Kids & techMy presentation at the Sacramento Public Library’s Staff Training Day was called “Hanging on to the Cutting Edge, or, The Future of Youth Services.” For two hours I discussed, with a group of primarily children’s and teen librarians, what we could look forward to – and what we should watch out for – over the next decade or so in libraries that would affect youth services.

Most of my predictions are pretty basic, but I felt that it was good to gather them together:

1) The amount of pure reference work librarians do will continue to diminish, and reference books will continue to disappear from library shelves, to be replaced by online tools. Kids doing homework will (as they’re already doing) move almost entirely from nonfiction books to online resources.

2) Library Web sites will be used more than ever, particularly to access databases and digital resources such as music, audiobooks and videos.

3) As time goes on, things that circulate in a 3-D (non-digital) format will be limited largely to books – both fiction and nonfiction – for pleasure reading; objects such as CDs and DVDs will be replaced by digital files.

4) PCs will largely vanish, to be replaced by iPhone-like devices that are Internet-capable and include massive amounts of storage; wireless access will be available almost everywhere.

5) Every library staff member should take some kind of child development workshop, to understand better what children need and want from adults. (This recommendation comes from my belief that children’s work will become proportionately a more important facet of library services in general.)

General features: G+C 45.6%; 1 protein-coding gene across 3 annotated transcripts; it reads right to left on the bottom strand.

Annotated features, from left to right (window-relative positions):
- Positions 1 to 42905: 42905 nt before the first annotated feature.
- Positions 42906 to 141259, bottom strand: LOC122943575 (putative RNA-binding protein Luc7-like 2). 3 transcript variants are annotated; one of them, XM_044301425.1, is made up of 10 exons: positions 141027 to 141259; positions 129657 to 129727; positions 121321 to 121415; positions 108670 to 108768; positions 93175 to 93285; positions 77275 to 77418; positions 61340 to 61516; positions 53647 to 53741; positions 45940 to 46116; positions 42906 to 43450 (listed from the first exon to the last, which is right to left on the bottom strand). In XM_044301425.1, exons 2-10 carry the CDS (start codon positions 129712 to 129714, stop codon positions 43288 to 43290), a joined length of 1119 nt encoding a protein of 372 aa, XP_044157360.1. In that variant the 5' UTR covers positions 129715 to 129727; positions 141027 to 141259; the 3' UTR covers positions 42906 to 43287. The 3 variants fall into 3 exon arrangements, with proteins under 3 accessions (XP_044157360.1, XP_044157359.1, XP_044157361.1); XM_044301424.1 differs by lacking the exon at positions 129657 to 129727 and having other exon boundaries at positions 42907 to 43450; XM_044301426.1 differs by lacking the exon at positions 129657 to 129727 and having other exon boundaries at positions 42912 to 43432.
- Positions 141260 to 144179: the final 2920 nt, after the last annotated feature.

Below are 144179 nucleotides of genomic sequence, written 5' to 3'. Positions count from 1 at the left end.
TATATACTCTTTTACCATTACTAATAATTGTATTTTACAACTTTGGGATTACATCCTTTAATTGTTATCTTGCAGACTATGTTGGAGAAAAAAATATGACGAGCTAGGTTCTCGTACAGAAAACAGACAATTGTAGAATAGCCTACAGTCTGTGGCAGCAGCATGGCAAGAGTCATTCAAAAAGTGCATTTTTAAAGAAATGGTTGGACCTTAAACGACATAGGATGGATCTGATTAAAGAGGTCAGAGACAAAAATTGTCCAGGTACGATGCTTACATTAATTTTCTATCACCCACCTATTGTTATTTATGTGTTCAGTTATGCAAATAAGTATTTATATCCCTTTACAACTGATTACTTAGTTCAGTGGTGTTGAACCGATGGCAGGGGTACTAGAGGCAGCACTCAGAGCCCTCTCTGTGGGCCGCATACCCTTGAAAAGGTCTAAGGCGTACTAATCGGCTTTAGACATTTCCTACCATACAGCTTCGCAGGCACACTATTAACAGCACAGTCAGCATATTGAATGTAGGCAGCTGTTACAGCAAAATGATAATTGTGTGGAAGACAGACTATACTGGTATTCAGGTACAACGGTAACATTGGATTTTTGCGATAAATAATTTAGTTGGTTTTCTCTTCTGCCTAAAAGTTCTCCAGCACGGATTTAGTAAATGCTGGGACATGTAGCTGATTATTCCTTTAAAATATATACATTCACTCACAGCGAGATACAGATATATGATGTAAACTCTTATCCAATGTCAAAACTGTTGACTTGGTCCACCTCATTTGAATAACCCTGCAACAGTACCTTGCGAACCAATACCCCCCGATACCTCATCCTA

6) Technology is least useful to preschool children, because young children need lots of live, face-to-face contact; the demand for library programming for kids birth – 6 will likely increase.

7) Because successfully manipulating technology requires a high level of literacy, libraries should be stressing pre-literacy skills in programming for young children.

8 ) For school-age children and teens, the library should feature its role as a community gathering place, with programs in which people come together to share skills and play games (example – video game tournaments).

9) Librarians need to stress outreach and partnerships – visiting other community organizations, from schools to Head Starts to health clinics, working together with them on grant-funded projects, and generally reaching out to those who don’t use libraries now.

10) To best serve children (actually, to best serve everyone) online, library Web sites need to emulate Google and feature a single search box that will take each visitor to the information they need, whether it’s the hours or address of each building, an encyclopedia article about Teddy Roosevelt, or a digital anime from the library’s collection.

Just remember – A library is a service, not a building; we provide content (films, stories, or factual information), not DVDs, books, or an encyclopedia volume.

Did I miss the target, or forget anything? Please let me know.

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